A Man in Permanent Exile
ISBN: 9789648175028
First print: 2004
Last print: 2013
Main language: Persian
Page count: 277
Publisher: Roozbahan Publications
Translation rights sold:
A Man in Permanent Exile

“When you fail to come to terms with the times or with those who are in positions of power and their henchmen, or when you don’t blindly repeat what the fools say, your soul will inevitably be sent into exile on a permanent basis. Insisting on your defiant attitude – even if you lead a very quiet life in your resistance – will prompt them to displace you, throw you in jail, or even hang you. I’m sorry ma’am. I didn’t start this war. But you are suffering as a result of it.” 

A Man in Permanent Exile is a historical novel by Nader Ebrahimi. The novel that centers on the life story of a well-known philosopher has been reprinted ten times by Roozbehan Publishing Co. In this book the author has incorporated a fluid historical story into in-depth intellectual and philosophical concepts. The final product is a book attractive to both: those who are interested in historical-philosophical writings and those who like novels in general. The fluid, rhythmic language of the book, coupled with humor, has made it all the more interesting to the readers.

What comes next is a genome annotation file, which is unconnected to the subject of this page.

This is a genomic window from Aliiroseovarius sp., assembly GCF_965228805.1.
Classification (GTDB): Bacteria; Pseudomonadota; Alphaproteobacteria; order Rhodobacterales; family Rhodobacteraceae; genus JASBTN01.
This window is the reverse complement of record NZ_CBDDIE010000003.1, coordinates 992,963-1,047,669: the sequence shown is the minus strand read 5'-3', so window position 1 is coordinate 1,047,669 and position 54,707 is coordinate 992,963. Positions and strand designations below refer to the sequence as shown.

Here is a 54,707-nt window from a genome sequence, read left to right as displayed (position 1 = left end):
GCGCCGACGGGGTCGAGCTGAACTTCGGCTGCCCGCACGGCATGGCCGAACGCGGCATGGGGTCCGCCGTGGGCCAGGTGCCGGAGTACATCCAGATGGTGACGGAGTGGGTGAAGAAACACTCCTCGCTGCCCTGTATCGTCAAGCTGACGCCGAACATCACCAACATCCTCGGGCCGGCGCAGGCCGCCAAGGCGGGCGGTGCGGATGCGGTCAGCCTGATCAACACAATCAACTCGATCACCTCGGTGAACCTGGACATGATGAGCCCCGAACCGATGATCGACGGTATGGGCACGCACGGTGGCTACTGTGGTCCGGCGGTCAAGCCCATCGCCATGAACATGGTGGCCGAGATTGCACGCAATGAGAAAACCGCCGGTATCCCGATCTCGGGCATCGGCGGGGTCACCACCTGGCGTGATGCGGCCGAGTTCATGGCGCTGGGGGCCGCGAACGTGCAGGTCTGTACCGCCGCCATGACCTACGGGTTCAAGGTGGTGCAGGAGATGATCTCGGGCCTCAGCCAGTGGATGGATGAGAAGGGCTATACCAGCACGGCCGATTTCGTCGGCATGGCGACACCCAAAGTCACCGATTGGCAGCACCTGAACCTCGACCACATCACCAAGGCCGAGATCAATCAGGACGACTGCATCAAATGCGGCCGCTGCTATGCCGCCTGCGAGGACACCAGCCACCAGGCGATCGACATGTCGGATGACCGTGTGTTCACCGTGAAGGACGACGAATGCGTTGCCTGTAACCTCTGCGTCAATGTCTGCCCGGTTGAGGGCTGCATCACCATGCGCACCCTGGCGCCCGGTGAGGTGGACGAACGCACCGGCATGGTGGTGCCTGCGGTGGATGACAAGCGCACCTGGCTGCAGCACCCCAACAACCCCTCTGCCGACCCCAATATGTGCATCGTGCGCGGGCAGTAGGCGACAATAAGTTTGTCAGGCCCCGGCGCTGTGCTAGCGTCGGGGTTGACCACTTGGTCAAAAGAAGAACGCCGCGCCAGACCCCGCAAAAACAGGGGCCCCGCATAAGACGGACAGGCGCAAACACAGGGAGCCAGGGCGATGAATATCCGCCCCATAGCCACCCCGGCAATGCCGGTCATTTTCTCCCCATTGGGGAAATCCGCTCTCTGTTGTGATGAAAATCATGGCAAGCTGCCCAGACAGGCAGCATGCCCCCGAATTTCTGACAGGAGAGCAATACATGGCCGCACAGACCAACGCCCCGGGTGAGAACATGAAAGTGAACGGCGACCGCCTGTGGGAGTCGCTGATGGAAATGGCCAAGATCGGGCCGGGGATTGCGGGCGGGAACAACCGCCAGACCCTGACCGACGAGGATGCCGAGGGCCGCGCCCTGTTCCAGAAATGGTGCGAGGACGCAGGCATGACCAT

The story is set in a featureless desert in Iran. Intrigued by religious dogmatists, the king has ordered Molasadra and his family exiled to the desert region. A flashback in the second chapter takes the reader back to Molasadra’s childhood before returning to his exile at the present. The time warp continues throughout the story. That seems to be designed to be a break from the boring routine which is usually associated with many historical novels. In each of these time warps, a new element of suspense is worked into the story. This – introduction of new ups and downs – is intended to render the novel more appealing to the readers.

No doubt, Ebrahimi is a romance writer, and A Man in Permanent Exile is more of a riveting romance than anything else. However, it’s difficult to definitively label the book as purely romantic or intellectual. Toward the end of the story, the masterful combination of these two elements makes the reader regret the fact that he is about to put down the book, although the best of its contradictions and hopes are still streaming in his mind. All these have turned A Man in Permanent Exile into a break with tradition.


Long Introduction